Corporate media have moved from at least projecting concern for reporting the actual news into unembarrassed political actors. That enables them to flamboyantly spin — as opposed to their previous method of subtly spinning — even major news with indisputable facts.
The 2016 campaign was a humiliating defeat for Hillary Clinton, but also for political media. Media outlets never understood the electorate they were paid big dollars to write and broadcast news about. They confidently asserted Trump had no chance to win, and convinced themselves that casting off journalistic standards was defensible because of the certain ruin Trump would bring.
Instead, President Trump’s administration has been marked by success in the domestic and foreign spheres. The economy is humming, including job and wage growth the media had previously said was unlikely to impossible to achieve. This is due to tax cuts, tax reform, and unprecedented deregulation. No new wars have been launched, much less the apocalyptic nuclear wars the media predicted. A long overdue recalibration with China is taking place.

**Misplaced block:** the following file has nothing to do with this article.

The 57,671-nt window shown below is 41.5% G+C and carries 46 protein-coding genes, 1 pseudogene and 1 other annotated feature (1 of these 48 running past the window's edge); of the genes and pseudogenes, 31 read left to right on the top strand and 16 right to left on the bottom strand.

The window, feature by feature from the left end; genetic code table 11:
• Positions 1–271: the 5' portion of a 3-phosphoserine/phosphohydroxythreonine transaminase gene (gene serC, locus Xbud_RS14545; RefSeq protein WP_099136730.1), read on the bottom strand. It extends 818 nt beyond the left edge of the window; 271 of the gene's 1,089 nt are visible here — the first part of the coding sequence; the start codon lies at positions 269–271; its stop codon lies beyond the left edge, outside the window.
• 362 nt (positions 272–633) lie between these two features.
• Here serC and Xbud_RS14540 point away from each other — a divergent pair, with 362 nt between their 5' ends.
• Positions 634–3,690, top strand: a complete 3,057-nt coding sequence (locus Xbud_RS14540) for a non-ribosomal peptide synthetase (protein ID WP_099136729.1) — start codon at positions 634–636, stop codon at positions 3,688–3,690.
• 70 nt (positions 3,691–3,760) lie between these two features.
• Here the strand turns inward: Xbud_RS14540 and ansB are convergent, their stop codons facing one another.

What is good news for the country is bad news for the media and their political allies.
The Washington Post was forced to issue a correction after columnist Max Boot said Islamic State leader Abu Bakr al Baghdadi was not a coward because he evaded capture by committing suicide.
Boot initially stated in his Monday column that, “The assertion that Baghdadi died as a coward was, in any case, contradicted by the fact that rather than be captured, he blew himself up.”
After backlash from people accusing Boot of praising Baghdadi in an attempt to make a dig at President Trump, the Washington Post deleted the line and issued a correction.
“An earlier version of this column included a sentence questioning whether Trump was right to call Baghdadi a coward because he blew himself up,” the paper said. “The line was removed because it unintentionally conveyed the impression that I considered Baghdadi courageous.”
‘Unfortunately, a headline written in haste to portray the origins of al-Baghdadi and ISIS didn’t communicate that brutality’
The Washington Post expressed regret Sunday after running a headline that described ISIS leader Abu Bakr al-Baghdadi as a “religious scholar.”
The White House announced Sunday that al-Baghdadi killed himself by detonating a suicide vest as U.S. forces raided his Syrian compound.
The Post originally described him in a headline as the “Islamic State’s ‘terrorist-in-chief,'” but the headline was changed after publication to “Abu Bakr al-Baghdadi, austere religious scholar at helm of Islamic State, dies at 48.”